Chare de Wardone

SOURCE: Original is from Harl. 4016, as transcribed in Two Fifteenth-Century Cookery-Books, p. 88. Modern version by Mathilde Eschenbach.
ORIGINAL: Chare de Wardone. Take peer Wardons, and seth hem in wine or water; And then take hem vppe, and grinde hem in a morter, and drawe hem thorgh a streynoure with the licour; And put hem in a potte with Sugur, or ellez with clarefiede hony and canell ynowe, And lete hem boile; And then take hit from the fire, And lete kele, and caste there-to rawe yolkes of eyren, til hit be thik, and caste thereto powder of ginger ynowe; And serue hit forth in maner of Ryse. And if hit be in lenton tyme, leve the yolkes of eyren, And lete the remnaunt boyle so longe, til it be so thikk as though hit were y-tempered with yolkes of eyren, in maner as A man sethež charge de quyns; And then serue hit forth in maner of Rys.
TRANSLATION: Flesh of Wardens. Take warden pears, and simmer them in wine or water; And then take them up, and grind them in a mortar, and draw them through a strainer with the liquid; And put them in a pot with sugar, or else with clarified honey and enough cinnamon, And let them boil; And then take it from the fire, And let it cool, and mix in raw egg yolks, until it is thick, and cast thereto enough powdered ginger; And serve it forth like Rice. And if it is Lent, leave out the egg yolks, And let the remainder boil so long, until it is as thick as though it were mixed with egg yolks, in the same way as a man cooks flesh of quinces; And then serve it forth like Rice.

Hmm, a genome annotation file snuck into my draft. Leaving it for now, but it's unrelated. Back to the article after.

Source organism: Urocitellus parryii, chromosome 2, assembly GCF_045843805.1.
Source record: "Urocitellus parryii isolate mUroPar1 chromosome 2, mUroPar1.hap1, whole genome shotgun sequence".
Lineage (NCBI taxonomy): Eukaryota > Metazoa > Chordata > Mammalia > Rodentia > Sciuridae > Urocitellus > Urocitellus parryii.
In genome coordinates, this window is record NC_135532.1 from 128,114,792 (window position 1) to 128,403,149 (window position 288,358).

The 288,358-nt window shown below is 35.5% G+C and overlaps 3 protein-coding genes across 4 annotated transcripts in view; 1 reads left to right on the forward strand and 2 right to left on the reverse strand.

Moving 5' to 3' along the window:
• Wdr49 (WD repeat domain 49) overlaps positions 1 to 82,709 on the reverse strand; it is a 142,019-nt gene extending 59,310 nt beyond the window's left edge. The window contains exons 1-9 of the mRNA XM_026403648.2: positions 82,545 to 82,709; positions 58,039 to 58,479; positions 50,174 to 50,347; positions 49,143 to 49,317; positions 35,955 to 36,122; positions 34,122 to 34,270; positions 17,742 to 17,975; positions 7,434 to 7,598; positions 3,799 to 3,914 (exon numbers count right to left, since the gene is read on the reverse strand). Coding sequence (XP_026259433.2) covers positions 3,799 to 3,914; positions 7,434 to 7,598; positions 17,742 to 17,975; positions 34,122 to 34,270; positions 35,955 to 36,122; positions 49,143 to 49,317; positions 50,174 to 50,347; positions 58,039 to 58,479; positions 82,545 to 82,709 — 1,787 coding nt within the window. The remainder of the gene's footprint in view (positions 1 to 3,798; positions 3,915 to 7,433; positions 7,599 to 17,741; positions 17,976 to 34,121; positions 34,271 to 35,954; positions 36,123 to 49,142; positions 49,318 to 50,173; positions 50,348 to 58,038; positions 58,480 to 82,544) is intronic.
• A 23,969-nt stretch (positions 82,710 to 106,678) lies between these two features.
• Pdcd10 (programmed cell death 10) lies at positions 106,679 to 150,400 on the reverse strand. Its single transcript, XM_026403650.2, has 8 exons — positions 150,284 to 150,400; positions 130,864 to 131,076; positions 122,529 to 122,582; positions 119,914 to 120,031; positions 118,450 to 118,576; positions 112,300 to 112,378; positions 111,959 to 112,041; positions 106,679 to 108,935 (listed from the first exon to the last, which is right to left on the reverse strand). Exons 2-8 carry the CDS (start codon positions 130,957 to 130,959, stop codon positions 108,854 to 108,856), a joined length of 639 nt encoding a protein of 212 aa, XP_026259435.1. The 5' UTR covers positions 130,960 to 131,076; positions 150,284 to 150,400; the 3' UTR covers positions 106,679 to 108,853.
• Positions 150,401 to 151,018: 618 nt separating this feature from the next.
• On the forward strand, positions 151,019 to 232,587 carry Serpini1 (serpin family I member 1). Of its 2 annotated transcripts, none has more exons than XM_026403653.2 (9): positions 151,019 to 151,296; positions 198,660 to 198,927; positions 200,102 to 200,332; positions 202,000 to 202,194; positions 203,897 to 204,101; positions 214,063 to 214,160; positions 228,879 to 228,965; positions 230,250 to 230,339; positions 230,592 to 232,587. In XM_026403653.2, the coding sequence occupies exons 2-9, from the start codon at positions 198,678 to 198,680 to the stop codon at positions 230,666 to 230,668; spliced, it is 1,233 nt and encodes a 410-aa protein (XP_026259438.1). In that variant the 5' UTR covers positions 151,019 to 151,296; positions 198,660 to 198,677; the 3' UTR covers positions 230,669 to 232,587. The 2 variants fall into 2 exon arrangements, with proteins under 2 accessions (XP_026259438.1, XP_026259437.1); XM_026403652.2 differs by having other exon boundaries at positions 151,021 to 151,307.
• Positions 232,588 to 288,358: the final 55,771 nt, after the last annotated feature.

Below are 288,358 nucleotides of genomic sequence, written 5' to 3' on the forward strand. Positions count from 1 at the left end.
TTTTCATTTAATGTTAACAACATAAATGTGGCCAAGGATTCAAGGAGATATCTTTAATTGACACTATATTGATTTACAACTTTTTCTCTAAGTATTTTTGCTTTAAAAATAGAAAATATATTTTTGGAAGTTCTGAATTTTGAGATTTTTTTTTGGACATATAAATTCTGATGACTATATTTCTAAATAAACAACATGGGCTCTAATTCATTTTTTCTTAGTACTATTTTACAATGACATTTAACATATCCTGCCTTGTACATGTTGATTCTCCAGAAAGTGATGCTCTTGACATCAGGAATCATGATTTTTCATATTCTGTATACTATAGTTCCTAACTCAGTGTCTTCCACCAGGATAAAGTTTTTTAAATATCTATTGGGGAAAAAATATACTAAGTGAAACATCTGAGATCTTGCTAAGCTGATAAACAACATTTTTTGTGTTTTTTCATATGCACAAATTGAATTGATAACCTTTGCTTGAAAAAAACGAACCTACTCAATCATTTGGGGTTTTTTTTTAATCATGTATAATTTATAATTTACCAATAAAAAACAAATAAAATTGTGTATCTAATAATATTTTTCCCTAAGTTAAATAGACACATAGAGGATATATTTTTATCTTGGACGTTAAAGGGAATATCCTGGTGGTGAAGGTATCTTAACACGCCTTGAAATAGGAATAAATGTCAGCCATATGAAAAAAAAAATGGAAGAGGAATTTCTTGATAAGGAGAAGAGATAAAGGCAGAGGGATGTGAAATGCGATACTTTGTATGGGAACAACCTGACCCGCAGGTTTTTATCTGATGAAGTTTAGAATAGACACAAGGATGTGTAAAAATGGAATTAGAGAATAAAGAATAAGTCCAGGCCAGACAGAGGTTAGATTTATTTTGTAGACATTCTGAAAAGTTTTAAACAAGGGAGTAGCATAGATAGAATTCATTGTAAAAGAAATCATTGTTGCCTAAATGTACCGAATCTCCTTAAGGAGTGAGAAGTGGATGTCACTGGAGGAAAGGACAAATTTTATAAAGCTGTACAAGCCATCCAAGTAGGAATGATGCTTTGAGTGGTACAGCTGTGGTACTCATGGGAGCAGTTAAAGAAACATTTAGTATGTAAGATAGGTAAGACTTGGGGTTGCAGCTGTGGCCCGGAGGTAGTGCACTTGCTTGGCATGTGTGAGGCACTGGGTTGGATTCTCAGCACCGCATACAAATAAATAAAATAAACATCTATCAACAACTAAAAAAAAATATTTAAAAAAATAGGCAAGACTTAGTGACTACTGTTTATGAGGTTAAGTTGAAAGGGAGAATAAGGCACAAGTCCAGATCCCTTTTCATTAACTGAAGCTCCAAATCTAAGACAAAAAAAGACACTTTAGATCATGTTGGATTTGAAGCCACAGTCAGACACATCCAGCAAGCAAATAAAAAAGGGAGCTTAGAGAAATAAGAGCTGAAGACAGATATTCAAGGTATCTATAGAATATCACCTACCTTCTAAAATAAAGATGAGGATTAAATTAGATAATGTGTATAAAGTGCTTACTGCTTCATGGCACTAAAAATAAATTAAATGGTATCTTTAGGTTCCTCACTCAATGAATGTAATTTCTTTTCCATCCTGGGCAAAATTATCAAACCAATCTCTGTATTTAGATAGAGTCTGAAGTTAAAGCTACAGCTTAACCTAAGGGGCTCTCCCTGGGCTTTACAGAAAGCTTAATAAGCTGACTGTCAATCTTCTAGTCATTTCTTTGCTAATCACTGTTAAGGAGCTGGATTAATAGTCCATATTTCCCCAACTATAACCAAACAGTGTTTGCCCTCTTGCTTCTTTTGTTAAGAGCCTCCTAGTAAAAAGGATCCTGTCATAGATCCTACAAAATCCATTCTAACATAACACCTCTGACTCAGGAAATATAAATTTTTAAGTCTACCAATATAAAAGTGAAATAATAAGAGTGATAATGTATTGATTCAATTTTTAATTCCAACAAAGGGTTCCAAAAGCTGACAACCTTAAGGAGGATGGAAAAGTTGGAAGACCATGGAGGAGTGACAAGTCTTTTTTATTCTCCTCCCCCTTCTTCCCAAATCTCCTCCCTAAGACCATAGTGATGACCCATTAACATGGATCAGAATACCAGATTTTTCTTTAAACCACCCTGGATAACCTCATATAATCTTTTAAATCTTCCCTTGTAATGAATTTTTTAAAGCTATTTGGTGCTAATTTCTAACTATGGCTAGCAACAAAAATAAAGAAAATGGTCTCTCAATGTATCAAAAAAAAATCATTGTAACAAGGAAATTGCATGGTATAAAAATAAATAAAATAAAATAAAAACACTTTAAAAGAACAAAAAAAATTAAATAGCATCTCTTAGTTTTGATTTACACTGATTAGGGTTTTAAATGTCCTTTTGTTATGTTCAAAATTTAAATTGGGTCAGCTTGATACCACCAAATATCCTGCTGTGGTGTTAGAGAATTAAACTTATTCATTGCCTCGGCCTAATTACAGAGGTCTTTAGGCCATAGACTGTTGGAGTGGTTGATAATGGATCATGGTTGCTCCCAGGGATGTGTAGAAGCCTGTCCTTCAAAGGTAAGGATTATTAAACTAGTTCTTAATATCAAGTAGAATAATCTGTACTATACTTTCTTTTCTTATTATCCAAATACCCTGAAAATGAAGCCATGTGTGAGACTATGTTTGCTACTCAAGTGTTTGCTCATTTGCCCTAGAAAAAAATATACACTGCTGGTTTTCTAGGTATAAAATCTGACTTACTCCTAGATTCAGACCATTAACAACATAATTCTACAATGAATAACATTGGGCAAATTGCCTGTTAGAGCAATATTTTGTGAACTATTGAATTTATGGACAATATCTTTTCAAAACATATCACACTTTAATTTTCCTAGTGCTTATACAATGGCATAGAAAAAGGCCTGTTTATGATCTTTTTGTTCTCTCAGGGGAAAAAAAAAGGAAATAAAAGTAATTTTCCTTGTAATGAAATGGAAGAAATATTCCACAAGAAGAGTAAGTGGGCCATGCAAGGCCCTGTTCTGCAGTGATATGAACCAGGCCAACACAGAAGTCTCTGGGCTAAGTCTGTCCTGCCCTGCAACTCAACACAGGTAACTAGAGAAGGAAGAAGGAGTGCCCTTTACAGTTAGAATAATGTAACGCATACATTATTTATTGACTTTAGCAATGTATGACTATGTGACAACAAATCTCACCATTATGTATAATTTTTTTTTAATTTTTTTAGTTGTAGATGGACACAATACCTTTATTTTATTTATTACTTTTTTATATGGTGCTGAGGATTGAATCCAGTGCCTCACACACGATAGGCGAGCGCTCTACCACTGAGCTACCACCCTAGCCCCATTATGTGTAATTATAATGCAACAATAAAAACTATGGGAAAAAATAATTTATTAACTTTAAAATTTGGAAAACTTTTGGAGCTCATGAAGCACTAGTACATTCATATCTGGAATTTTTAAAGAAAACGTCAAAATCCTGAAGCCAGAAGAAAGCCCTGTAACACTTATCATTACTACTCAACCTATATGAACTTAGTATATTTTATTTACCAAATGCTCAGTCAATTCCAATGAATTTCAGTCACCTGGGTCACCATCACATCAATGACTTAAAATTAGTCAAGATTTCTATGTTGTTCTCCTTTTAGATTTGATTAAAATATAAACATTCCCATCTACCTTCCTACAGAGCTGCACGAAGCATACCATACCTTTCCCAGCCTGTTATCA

1. Cut up pears.
  2. Put in a pot and barely cover with water.
  3. Bring to a boil, reduce heat, cover and simmer until pears are very soft.
  4. Pass through a food mill.
  5. Return to pot and stir in sugar and cinnamon.
  6. Simmer until thick, stirring frequently.
  7. Stir in ginger and serve either warm or cold.

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